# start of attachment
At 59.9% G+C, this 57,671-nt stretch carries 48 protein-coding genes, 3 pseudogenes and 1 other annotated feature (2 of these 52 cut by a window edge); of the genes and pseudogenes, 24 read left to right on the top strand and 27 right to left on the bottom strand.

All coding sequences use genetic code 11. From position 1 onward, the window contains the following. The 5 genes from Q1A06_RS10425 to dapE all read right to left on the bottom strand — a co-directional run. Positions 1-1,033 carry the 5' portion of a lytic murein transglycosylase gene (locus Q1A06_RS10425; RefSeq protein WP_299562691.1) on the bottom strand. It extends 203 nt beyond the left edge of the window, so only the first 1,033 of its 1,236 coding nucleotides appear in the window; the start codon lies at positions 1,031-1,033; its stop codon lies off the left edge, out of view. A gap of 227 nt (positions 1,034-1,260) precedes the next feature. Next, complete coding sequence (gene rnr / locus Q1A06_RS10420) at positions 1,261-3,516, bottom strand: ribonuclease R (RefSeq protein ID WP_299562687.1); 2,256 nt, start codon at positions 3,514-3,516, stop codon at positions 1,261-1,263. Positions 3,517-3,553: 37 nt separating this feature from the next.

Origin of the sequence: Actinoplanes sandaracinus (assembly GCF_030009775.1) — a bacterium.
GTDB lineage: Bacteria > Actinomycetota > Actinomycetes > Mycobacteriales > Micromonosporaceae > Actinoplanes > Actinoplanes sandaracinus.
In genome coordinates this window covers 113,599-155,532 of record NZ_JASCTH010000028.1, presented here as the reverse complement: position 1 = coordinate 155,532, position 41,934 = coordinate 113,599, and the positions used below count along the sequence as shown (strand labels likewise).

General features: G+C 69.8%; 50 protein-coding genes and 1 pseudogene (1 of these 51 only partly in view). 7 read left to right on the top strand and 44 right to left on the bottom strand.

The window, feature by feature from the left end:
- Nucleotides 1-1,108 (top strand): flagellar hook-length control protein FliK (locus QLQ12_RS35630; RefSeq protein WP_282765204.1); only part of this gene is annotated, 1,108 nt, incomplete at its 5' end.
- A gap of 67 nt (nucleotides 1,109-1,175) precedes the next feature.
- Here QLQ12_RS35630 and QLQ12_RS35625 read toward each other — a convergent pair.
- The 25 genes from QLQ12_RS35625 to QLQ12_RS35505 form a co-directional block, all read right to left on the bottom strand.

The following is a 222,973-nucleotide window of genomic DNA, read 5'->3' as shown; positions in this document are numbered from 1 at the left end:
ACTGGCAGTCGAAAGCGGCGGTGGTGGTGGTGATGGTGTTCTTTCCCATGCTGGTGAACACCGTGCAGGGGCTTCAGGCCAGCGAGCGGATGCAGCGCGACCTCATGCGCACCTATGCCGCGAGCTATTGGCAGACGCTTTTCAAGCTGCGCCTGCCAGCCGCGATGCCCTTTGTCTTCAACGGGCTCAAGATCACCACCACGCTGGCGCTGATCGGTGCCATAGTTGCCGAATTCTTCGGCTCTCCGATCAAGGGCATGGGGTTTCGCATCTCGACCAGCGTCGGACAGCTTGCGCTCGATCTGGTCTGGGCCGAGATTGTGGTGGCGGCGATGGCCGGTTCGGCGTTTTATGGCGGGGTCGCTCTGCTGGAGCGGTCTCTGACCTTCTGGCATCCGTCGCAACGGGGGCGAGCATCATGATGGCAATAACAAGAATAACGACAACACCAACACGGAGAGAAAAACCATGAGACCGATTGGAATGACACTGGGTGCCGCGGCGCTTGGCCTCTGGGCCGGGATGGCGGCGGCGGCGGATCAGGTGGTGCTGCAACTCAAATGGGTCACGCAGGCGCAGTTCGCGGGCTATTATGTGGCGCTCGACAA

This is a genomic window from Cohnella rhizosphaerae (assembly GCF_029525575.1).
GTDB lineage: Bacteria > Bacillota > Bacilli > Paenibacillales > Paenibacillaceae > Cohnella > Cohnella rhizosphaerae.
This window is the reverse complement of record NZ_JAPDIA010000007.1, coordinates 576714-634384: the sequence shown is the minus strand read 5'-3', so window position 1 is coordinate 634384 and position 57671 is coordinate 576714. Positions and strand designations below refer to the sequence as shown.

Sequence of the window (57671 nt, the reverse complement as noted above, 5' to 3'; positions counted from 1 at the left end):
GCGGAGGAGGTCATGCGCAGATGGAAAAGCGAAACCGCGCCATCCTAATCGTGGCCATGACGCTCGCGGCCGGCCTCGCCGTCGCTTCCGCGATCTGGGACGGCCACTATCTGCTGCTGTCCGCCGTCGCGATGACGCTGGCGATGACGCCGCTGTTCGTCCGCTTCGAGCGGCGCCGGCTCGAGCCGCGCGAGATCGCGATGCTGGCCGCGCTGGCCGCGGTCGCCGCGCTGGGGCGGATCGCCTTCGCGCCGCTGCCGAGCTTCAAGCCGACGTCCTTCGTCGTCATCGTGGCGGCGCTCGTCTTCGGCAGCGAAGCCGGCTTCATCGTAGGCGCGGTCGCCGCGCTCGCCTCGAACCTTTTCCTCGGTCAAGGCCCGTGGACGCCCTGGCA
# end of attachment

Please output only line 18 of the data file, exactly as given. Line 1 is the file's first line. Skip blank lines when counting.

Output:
GCGGAGGAGGTCATGCGCAGATGGAAAAGCGAAACCGCGCCATCCTAATCGTGGCCATGACGCTCGCGGCCGGCCTCGCCGTCGCTTCCGCGATCTGGGACGGCCACTATCTGCTGCTGTCCGCCGTCGCGATGACGCTGGCGATGACGCCGCTGTTCGTCCGCTTCGAGCGGCGCCGGCTCGAGCCGCGCGAGATCGCGATGCTGGCCGCGCTGGCCGCGGTCGCCGCGCTGGGGCGGATCGCCTTCGCGCCGCTGCCGAGCTTCAAGCCGACGTCCTTCGTCGTCATCGTGGCGGCGCTCGTCTTCGGCAGCGAAGCCGGCTTCATCGTAGGCGCGGTCGCCGCGCTCGCCTCGAACCTTTTCCTCGGTCAAGGCCCGTGGACGCCCTGGCA